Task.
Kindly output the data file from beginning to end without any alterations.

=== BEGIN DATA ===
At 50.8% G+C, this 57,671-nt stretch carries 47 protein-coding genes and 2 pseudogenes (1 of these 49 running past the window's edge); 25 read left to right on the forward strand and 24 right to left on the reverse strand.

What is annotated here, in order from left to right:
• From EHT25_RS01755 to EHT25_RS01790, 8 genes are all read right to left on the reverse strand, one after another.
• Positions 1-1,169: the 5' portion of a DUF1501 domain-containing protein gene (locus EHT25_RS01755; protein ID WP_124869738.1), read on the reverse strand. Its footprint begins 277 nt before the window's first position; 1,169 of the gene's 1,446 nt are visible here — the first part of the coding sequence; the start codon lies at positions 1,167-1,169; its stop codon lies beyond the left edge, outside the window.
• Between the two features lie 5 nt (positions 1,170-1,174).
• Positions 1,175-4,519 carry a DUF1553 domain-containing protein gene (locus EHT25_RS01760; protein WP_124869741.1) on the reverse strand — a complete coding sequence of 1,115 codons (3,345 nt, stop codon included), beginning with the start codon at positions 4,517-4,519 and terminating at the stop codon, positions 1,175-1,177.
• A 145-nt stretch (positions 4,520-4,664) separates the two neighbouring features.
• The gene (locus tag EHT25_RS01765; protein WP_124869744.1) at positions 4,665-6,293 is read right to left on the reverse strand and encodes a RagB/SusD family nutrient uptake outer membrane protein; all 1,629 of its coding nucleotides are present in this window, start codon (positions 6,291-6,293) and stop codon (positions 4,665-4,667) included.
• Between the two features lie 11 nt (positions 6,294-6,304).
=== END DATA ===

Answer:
At 50.8% G+C, this 57,671-nt stretch carries 47 protein-coding genes and 2 pseudogenes (1 of these 49 running past the window's edge); 25 read left to right on the forward strand and 24 right to left on the reverse strand.

What is annotated here, in order from left to right:
• From EHT25_RS01755 to EHT25_RS01790, 8 genes are all read right to left on the reverse strand, one after another.
• Positions 1-1,169: the 5' portion of a DUF1501 domain-containing protein gene (locus EHT25_RS01755; protein ID WP_124869738.1), read on the reverse strand. Its footprint begins 277 nt before the window's first position; 1,169 of the gene's 1,446 nt are visible here — the first part of the coding sequence; the start codon lies at positions 1,167-1,169; its stop codon lies beyond the left edge, outside the window.
• Between the two features lie 5 nt (positions 1,170-1,174).
• Positions 1,175-4,519 carry a DUF1553 domain-containing protein gene (locus EHT25_RS01760; protein WP_124869741.1) on the reverse strand — a complete coding sequence of 1,115 codons (3,345 nt, stop codon included), beginning with the start codon at positions 4,517-4,519 and terminating at the stop codon, positions 1,175-1,177.
• A 145-nt stretch (positions 4,520-4,664) separates the two neighbouring features.
• The gene (locus tag EHT25_RS01765; protein WP_124869744.1) at positions 4,665-6,293 is read right to left on the reverse strand and encodes a RagB/SusD family nutrient uptake outer membrane protein; all 1,629 of its coding nucleotides are present in this window, start codon (positions 6,291-6,293) and stop codon (positions 4,665-4,667) included.
• Between the two features lie 11 nt (positions 6,294-6,304).